Review: Eve of Extinction

Eve of Extinction

The toxic culture of masculinity has lead to society swiftly blaming the victim. Media pundits and social media always focus on the “extenuating circumstances.” The sheer ignorance and closed-mindedness show how severe the degree of devaluation of women, and even more so female victims, that society at large has accepted. What makes it worse is that many of the detractors are also women. This blind devotion to the patriarchy is distressing. As was illustrated in 2016 in politics, it’s  chronically symptomatic of a societal attitude, as many women voters during the last presidential election questioned whether Hillary Clinton was fit to be President. Many voters cited an outdated reason, “She would let emotions rule her decisions” as a reason to not support her.

This philosophy only aggregates the belief that women should not speak up. Progress much like the arc of justice that Dr. King spoke about is slow but sure. Platforms such as social media have continued to spotlight these atrocities. Men like Matt Lauer and Harvey Weinstein are being exposed while the actions and behaviors like those of Louis CK and Kevin Spacey are now being pronounced as unacceptable. Genre fiction like Handmaid’s Tale shows the effects of ugly patriarchal beliefs. The Twilight Zone‘s recent “Not All Men” took a horror take on how evil this behavior is. In the Simeone Brothers’ Eve Of Extinction, they make a similar take, but this time the ugliness of toxic masculinity turns men into actual monsters.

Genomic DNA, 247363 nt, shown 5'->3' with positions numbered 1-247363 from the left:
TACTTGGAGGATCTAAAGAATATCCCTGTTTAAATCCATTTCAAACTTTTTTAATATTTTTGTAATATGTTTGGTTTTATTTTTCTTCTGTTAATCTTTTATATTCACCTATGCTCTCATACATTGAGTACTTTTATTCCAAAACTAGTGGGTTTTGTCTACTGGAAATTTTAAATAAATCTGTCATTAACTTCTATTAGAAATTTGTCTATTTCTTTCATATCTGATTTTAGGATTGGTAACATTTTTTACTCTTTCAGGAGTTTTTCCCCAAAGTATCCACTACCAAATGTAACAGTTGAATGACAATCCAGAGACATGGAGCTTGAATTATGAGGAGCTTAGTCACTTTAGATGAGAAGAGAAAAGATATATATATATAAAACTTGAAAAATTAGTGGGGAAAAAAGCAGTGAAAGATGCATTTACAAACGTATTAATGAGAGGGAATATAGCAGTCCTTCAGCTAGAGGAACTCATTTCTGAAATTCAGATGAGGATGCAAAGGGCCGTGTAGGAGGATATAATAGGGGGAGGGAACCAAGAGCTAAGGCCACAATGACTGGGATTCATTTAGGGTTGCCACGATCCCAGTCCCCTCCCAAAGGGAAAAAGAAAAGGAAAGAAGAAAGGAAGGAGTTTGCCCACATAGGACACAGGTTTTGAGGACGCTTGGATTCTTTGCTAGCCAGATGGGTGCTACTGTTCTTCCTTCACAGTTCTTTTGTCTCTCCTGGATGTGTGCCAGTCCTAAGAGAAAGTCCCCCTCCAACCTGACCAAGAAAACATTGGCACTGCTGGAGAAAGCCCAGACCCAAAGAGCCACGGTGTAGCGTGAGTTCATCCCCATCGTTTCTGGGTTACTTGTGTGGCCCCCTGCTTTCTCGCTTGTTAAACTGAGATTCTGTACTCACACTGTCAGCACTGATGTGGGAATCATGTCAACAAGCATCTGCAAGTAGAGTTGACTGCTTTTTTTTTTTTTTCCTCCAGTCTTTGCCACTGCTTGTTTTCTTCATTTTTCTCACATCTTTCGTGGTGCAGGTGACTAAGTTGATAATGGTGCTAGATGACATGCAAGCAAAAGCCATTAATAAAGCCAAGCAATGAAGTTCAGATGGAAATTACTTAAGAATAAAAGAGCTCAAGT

The story leans into some horror tropes as women are pursued by monsters, in this case men who turn into them. It’s an extinction type event as every man has changed attacking those around them. It’s a fight for survival in this allegorical and timely tale. It’s familiar but has a nice layered spin to it.

Overall, an outstanding entry in the dystopian horror genre, one that is unique and compelling than any in recent memory. The story by the Simeone Brothers is pulse-pounding and well developed. The art by the creative team is awe-inspiring and kudos to them for drawing a realistic description of Vitiligo, a common condition that is rarely depicted in comics. Altogether, a timely and exciting story that gives readers protagonists they would fight alongside any day.

Story: Salvatore A. Simeone and Steve Simeone
Art: Isaac Goodheart, Nik Virella, Ruth Redmond, Maria Nguyen,
and Ariana Maher
Story: 9.7 Art: 9.5 Overall: 9.6 Recommendation: Buy